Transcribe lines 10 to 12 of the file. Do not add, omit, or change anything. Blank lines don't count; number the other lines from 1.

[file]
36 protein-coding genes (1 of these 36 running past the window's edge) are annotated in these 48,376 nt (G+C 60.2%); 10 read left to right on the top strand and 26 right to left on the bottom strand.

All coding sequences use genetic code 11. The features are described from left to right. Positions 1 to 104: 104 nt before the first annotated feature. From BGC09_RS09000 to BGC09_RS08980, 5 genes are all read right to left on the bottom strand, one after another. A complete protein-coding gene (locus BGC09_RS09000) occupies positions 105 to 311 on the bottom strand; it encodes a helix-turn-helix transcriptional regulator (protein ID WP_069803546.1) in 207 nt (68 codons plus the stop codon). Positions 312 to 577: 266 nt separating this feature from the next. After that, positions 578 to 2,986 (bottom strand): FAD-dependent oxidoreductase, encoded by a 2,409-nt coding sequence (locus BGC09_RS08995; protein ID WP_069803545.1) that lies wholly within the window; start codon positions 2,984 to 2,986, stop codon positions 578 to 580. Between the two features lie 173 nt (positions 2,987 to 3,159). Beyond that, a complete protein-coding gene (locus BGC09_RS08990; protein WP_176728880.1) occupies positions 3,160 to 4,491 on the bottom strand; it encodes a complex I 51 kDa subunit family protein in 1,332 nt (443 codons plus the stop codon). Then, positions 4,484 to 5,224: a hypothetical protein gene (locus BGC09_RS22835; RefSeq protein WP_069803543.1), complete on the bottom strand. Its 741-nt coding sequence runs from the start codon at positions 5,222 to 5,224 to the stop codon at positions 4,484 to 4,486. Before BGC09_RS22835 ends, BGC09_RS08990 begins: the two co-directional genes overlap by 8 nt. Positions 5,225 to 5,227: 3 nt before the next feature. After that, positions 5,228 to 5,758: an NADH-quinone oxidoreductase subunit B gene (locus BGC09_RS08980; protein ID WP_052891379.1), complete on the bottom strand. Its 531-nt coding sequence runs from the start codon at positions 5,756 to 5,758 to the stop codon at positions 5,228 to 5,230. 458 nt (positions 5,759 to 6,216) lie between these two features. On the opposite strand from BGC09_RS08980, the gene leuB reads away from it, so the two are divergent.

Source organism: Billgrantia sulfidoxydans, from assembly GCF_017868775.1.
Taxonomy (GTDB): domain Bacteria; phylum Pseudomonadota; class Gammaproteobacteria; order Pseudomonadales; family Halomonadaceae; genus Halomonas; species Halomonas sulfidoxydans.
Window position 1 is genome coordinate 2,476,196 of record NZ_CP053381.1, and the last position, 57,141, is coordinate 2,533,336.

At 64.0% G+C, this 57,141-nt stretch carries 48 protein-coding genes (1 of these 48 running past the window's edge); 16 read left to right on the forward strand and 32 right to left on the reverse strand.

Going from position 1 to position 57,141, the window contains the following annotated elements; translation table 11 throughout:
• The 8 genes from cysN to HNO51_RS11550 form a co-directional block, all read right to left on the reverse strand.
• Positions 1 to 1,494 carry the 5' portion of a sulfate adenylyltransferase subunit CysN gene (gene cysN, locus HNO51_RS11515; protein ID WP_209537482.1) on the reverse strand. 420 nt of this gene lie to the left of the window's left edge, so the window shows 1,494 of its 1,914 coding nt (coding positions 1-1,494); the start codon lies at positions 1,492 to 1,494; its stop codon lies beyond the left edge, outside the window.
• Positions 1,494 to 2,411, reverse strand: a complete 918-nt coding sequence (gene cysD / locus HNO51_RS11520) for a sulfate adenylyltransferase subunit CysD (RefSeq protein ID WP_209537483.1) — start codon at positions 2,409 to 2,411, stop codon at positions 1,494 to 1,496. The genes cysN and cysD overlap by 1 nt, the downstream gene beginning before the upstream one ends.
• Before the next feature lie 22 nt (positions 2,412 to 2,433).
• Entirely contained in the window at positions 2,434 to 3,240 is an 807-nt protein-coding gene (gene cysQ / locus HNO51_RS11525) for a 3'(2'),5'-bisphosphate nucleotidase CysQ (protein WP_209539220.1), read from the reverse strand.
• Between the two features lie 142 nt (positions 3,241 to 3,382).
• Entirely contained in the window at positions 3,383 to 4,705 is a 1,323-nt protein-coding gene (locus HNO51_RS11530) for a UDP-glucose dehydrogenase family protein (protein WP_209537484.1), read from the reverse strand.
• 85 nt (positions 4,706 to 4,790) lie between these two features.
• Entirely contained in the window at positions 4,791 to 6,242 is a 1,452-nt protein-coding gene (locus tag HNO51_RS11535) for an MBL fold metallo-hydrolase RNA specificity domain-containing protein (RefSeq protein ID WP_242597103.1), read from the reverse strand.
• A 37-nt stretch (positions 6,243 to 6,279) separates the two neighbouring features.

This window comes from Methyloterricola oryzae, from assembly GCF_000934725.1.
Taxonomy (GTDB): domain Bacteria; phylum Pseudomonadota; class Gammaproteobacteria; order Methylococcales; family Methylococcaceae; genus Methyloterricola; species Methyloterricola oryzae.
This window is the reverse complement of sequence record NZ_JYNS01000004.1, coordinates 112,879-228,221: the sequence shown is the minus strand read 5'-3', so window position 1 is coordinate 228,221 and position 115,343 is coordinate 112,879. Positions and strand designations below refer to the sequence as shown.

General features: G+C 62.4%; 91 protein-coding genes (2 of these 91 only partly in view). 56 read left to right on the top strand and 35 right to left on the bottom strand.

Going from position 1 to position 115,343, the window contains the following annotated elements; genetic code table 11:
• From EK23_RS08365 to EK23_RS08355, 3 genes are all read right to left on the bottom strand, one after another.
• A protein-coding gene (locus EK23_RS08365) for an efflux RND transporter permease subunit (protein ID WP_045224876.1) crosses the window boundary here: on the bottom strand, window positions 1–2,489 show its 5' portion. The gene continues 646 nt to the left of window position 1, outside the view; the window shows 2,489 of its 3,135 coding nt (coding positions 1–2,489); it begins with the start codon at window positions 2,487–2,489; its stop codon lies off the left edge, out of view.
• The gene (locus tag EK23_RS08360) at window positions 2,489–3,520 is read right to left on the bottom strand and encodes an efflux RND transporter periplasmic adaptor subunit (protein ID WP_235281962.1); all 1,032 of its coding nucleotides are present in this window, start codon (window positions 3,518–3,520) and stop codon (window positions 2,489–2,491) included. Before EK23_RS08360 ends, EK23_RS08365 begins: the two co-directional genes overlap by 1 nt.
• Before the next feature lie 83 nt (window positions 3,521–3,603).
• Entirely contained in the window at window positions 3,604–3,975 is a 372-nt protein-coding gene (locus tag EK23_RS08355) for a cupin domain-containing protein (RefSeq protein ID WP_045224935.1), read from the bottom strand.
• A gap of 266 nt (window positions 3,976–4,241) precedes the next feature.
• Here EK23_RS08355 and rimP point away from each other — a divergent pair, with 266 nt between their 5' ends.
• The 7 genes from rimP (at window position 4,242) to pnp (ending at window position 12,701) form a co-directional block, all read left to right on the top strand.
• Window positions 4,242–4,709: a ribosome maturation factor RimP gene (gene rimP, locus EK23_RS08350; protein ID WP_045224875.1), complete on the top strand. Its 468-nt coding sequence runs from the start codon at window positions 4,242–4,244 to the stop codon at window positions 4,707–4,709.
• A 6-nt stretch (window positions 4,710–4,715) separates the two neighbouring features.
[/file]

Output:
• Positions 1,494 to 2,411, reverse strand: a complete 918-nt coding sequence (gene cysD / locus HNO51_RS11520) for a sulfate adenylyltransferase subunit CysD (RefSeq protein ID WP_209537483.1) — start codon at positions 2,409 to 2,411, stop codon at positions 1,494 to 1,496. The genes cysN and cysD overlap by 1 nt, the downstream gene beginning before the upstream one ends.
• Before the next feature lie 22 nt (positions 2,412 to 2,433).
• Entirely contained in the window at positions 2,434 to 3,240 is an 807-nt protein-coding gene (gene cysQ / locus HNO51_RS11525) for a 3'(2'),5'-bisphosphate nucleotidase CysQ (protein WP_209539220.1), read from the reverse strand.